South African Comedian Goes for Laughs in Moscow
Award-winning comedian debuts in Moscow this weekend.
South African comedian Mamello Mokoena, better known by his stage name Mum-z, came to Russia to be with his girlfriend. A year later, he still finds himself in a pandemic-forced affair — with the country.
Mum-z came to Moscow for the first time last February, planning to spend several months with his romantic partner.
“When I got here, I did not know what to expect,” he told The Moscow Times.
As his plane was landing, he recalled all the “stereotypes” he knew about Russia — “the military, the gangsters, Russian roulette” — and thought he might be greeted by a Soviet-era military anthem at the airport.
What he found, however, was a country of “most interesting and complicated people,” although the quest to understand the Russian soul was not without complications.
“I was taking photos of Lenin’s Mausoleum, of St. Basil’s,” he said about one of his first days in the capital.
“Then there were people asking for photos with me. I thought, ‘Oh, my Goodness! I am famous! They know my comedy! I’ve got an audience here!’ Until I realized that they just wanted to take a photo with a black guy.”
‘Fish out of water’
The pandemic lockdown in Russia and in South Africa meant that his stay would have to be extended indefinitely.
Mum-z, 35, has been in South African comedy for over a decade. A winner of many entertainment industry awards, he came to the national spotlight on “South Africa’s Got Talent” reality show in 2015. Still, in Russia, he had to start from ground zero.
“My first performance in Russia did not go very well,” he confesses.
“I tried to do a lot of ‘fish out of water’ material, but it did not land because it wasn’t authentic yet. I hadn’t been here. I hadn’t really experienced the culture properly.”
That is not to say that Mum-z struggled to make his mixed audience of ordinary Russians, English language teachers and expats laugh. But they didn’t laugh the way he wanted them to. He wants to get a particular kind of laugh.
“I want to make sure that when I am talking to strangers, I can make them think slightly differently, but they must laugh at the same time. If I am not doing both, then there is something I need to work on.”
Determined to win over the Russian public, he set off to explore the country through travel and his personal dating experience, which, he admits, inspired him to write some of his most “real” material.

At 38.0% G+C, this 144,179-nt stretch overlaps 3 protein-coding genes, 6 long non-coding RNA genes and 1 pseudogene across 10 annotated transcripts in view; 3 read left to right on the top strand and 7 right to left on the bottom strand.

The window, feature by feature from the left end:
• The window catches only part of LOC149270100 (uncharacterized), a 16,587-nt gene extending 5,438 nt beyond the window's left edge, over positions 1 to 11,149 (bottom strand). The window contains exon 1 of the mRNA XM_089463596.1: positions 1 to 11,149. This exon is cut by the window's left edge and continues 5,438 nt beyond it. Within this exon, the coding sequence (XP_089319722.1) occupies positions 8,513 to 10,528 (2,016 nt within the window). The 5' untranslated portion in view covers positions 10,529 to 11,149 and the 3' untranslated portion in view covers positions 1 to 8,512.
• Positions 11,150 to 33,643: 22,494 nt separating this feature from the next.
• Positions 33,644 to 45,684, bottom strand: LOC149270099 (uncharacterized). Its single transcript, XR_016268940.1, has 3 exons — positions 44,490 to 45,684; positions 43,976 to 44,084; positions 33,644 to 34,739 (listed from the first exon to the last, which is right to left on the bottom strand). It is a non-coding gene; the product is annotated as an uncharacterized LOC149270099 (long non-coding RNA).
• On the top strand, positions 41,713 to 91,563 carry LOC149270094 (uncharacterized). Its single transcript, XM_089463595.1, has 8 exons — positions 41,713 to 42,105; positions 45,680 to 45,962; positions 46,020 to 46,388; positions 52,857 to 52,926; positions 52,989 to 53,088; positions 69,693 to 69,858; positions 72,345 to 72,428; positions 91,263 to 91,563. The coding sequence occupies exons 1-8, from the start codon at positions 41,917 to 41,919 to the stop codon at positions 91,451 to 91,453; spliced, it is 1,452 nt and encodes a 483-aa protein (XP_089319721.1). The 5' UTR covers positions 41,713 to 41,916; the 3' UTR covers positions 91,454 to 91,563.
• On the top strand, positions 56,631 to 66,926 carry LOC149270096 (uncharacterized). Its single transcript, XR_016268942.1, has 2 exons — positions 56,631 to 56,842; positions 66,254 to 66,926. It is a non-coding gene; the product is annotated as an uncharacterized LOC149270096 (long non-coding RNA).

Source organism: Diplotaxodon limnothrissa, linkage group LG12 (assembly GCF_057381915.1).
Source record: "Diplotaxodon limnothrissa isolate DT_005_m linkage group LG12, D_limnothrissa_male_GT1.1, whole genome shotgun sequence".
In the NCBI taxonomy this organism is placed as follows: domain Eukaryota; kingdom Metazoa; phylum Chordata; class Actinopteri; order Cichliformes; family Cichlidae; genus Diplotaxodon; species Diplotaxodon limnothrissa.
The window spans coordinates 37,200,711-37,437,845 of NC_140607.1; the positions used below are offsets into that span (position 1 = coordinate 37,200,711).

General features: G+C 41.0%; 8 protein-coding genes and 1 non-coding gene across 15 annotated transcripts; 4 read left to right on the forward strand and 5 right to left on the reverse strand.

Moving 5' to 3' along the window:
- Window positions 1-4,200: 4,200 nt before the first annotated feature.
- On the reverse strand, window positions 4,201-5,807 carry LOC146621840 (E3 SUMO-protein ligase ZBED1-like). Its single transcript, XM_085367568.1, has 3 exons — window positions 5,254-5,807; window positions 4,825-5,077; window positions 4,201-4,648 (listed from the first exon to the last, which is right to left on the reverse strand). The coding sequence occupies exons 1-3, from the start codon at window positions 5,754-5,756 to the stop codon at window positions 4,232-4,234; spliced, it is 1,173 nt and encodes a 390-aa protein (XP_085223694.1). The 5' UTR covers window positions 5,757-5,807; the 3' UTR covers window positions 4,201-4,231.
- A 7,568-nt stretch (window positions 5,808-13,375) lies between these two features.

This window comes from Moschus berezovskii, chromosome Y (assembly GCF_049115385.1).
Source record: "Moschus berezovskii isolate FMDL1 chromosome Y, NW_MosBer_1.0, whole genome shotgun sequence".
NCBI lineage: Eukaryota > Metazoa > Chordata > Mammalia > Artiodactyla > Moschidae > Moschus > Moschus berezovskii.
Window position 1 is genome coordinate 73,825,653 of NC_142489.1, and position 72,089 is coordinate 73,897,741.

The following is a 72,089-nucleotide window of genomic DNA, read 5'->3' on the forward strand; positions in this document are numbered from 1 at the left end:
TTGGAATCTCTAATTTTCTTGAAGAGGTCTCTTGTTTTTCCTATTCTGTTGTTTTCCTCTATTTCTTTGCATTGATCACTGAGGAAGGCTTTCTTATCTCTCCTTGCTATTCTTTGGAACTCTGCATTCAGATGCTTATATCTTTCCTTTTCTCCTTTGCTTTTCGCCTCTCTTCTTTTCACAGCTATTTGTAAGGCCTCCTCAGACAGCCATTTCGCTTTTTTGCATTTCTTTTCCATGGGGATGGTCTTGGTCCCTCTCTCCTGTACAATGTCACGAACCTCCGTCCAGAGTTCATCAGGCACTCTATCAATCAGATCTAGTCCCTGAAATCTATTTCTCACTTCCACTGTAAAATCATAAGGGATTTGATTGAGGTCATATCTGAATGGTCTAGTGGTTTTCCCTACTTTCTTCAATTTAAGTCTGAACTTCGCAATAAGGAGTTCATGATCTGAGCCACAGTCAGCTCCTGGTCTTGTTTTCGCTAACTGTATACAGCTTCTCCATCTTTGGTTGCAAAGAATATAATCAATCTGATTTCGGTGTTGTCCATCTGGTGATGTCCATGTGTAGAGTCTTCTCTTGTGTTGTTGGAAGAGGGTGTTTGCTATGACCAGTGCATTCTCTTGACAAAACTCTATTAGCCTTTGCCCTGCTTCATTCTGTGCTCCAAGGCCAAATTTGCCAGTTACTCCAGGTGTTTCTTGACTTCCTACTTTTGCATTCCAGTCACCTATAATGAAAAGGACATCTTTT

“How do you go on a date when you don’t speak Russian and your date doesn’t speak English? That’s the kind of stuff I talk about!”
During his year-long stay, he has explored many parts of Russia, including the Black Sea coastal towns. Each trip provided new skit material.
In Sochi, several cab drivers phoned their children so they could take advantage of some free English language practice over the phone.
“They are driving and I am having a conversation with their daughter on a video chat,” he laughs, explaining that those drivers, like most Russians, have had few interactions with people of color and showed a mix of excitement and curiosity.
Mokoena has developed a thick skin when it comes to racial differences, saying he often took on the role of a black “pioneer.” In South Africa, he was one of just three black students in his class at a prestigious majority-white private school. His experience growing up in post-apartheid South Africa, he says, taught him how to handle situations of racial discrimination with a professional grace. He mines them for laughs.
“In the year that I have been here, I was bounced out of 12 clubs — all of which were playing hip-hop music,” Mokoena said. “Those clubs were too racist to let me in, but they weren’t too racist to play black music!”
But he has had many open conversations on race issues with Russians, answering their questions about Africa, the Black Lives Matter movement and the black experience.
“Those moments are quite nice because it shows that there are a lot of Russians who really want to understand what is going on in the rest of the world and want to be a part of it.”
Though he is open to joking about race and class dynamics in his native South Africa, he will not start that conversation with Russian audiences so openly just yet. However, his Saturday show will touch on some of his experiences as a black person living in Europe and Russia in a performance that incorporates plenty of music, impersonations, and physical comedy.
Before leaving the country later this year, he hopes to have a big show together with other English-speaking comedians.
“I think that the English comedy scene here could be something really worth the world’s attention!”